I am running OpenOffice 3.2 on Ubuntu.

I had a CSV (comma separated value) file which I had manually created. I opened it in OpenOffice, and entered about 100 items (to make use of using formulas to calculate values, etc.).

I then saved the file as Text (CSV). When I checked the contents of the saved file, I discovered unhappily that it was like no other CSV file I had seen before. Instead of ',', OpenOffice seemed to be using some strange character sequence (e.g. +ACI) to separate the columns.

Why?!. CSV is supposed to be one of the simplest data formats, so why can't OpenOffice save data in simple CSV?. This has ended up costing me a lot of time, as I have to hunt around for a solution for what would have been a trivial operation.

Does anyone know how to fix this?

  • 1
    it probably interpreted some chunk of metadata as data...is there no ',' at all or just extra garbage around it? – RobotHumans Dec 7 '10 at 13:55
  • Any chance you selected some odd character set? – Arjan Dec 7 '10 at 15:27
  • CSV is not simple you have to deal with " and , in fields and some fileds have to have " around them/. Simpler is tab (or other character) delimited which is simple but means you cannot have the delimiter in any fields - which for tab is quite likely. – user151019 Dec 7 '10 at 17:31

Open the file again. Then, according to the help:

  1. Choose File > Save As.
  2. In the File name box, type a name for the file.
  3. In the File type list, select Text CSV and click Save.
    You may see a message box "This document may contain formatting or content that cannot be saved in the Text CSV file format. Do you want to save the document in this format anyway?" Click "Keep Current Format".
  4. In the Export of text files dialog, select the options you want and then click OK.

If indeed you saw the warning in Step 3 (like because the file was using formulas now, which will be lost when saving as CSV), and you then selected "Save in ODF Format", then you would simply not have saved as CSV at all.

And as for:

CSV is supposed to be one of the simplest data formats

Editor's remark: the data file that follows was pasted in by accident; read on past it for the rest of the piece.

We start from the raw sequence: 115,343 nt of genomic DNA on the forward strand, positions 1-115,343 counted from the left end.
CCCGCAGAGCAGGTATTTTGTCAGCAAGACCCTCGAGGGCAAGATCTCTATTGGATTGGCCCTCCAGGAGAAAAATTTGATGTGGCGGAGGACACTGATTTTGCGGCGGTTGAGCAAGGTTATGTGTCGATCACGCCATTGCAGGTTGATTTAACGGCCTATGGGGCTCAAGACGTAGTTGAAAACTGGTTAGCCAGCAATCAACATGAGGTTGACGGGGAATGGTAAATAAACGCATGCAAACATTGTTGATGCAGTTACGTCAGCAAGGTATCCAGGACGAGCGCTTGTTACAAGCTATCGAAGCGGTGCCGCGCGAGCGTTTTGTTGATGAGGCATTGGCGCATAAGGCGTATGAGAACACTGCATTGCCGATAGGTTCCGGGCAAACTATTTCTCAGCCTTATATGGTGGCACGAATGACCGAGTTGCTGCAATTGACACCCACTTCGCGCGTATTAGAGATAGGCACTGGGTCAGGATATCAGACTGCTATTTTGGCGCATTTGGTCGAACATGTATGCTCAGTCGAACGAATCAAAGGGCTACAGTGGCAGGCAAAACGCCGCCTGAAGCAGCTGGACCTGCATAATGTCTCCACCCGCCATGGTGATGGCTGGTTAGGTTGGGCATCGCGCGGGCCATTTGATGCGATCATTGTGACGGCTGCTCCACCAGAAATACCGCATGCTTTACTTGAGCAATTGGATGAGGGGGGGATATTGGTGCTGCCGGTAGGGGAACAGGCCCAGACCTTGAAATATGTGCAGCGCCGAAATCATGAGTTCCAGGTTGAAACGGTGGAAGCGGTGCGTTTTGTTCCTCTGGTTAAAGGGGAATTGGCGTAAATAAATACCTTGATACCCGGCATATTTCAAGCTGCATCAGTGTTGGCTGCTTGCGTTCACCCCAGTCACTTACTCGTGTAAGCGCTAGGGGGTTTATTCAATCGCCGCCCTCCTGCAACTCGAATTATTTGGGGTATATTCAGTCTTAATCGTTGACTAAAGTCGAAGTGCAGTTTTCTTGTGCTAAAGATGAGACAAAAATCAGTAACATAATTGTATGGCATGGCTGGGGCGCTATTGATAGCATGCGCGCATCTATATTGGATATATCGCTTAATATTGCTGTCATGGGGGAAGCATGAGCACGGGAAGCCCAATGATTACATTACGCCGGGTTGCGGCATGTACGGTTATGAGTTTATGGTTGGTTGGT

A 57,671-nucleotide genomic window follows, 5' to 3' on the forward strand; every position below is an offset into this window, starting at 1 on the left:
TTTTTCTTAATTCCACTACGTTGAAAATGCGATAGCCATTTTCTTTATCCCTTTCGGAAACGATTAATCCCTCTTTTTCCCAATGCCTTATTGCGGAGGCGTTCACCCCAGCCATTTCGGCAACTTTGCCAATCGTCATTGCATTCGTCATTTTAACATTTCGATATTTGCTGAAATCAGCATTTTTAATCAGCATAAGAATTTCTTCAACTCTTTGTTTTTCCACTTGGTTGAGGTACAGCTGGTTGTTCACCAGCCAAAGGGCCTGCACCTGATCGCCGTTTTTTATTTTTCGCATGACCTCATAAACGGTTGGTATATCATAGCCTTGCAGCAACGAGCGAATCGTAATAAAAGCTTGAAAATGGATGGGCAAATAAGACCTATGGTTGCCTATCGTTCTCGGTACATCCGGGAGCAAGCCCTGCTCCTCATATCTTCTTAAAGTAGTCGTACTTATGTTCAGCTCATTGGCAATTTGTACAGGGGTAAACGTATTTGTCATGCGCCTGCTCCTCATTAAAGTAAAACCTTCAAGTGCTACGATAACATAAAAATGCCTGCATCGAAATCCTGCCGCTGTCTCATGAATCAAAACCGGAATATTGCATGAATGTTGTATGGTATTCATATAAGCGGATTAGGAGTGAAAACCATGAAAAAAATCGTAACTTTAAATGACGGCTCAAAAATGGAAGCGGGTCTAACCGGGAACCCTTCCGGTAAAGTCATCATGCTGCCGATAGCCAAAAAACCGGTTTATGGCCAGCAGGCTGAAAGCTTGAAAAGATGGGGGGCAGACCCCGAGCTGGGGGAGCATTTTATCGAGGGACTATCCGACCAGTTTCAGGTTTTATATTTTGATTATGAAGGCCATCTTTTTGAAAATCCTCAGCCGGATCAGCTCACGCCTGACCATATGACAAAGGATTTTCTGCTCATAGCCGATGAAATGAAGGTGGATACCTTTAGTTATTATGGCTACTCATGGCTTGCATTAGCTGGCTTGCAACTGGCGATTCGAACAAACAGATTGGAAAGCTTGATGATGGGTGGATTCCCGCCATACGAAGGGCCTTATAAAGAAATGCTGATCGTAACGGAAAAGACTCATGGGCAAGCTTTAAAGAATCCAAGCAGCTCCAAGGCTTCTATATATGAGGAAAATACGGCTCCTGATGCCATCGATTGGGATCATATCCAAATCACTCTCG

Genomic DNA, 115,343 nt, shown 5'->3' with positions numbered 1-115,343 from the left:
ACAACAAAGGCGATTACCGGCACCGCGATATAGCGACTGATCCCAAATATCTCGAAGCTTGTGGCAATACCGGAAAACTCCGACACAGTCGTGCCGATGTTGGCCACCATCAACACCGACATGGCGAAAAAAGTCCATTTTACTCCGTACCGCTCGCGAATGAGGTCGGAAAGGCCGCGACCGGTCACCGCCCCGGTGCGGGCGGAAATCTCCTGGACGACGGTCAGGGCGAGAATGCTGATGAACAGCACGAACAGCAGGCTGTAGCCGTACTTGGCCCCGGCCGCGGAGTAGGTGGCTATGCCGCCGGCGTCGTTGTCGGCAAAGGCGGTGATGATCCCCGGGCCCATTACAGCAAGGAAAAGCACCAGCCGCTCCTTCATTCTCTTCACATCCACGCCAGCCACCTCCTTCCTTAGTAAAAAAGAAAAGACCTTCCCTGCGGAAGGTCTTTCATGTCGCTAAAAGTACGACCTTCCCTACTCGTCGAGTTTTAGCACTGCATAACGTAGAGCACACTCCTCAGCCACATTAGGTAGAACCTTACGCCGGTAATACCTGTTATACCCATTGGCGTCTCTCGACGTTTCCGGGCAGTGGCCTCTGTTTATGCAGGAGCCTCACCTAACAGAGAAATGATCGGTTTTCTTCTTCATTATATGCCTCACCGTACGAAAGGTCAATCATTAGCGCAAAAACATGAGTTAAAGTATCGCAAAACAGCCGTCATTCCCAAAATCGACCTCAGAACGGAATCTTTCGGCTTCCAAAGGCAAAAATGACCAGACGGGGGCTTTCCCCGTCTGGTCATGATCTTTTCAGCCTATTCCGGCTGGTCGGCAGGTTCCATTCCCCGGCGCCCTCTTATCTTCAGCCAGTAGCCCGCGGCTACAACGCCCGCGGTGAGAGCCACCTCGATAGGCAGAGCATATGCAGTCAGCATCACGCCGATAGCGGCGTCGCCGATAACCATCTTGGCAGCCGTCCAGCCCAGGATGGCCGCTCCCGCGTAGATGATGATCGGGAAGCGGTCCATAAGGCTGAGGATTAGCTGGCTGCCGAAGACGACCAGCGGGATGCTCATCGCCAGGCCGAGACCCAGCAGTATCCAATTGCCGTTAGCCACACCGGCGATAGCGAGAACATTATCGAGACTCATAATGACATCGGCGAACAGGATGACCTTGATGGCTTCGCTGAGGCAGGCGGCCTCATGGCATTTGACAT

If it makes you feel any better: for a start, CSV needs to handle commas too. To do that, often text is quoted if it holds a comma. But then what if the text holds quotes too? And worse: in Excel on Windows even importing from CSV depends on your Regional Settings, like if to use commas or semi-colons or some other separator.

  • @Takashi, just created a CSV file (same method as above, doesn't seem to be any other way to create one). Just accept the default values, CSV file looks fine. You can remove step 3 by naming the file <filename>.csv this will do away with the need to touch the filetype drop-down and remove the 'Keep Current Format' confirmation by unchecking the tick box. – JRT Dec 7 '10 at 17:56

Can you still open it and get it to show correctly in Open Office? You can tell it which character delimits the files when you open it.

If so, you might try saving it first as another format, for instance Excel, then open that file and save as csv. Then you'll get a choice as to which field delimiter you want to use.

  • Hmm, sounds unecessarily convoluted. In the end I saved the file as an Excel format - opened the file in Excel (on Windows), and then saved it as a CSV file. Before transferring the CSV file back from Windows to Linux - this is plain crazy! There has to be a better way (Note: I'm not criticising your answer - that is the way I did it before you suggested it. Its just that its very "sucky" to have to do things this way). – Takashi Dec 7 '10 at 15:12

I had a similar problem, but noticed the funny 'ACI' encoding went away when I changed the encoding in the Text Import dialog (looks like this) from UTF-7 to UTF-8.

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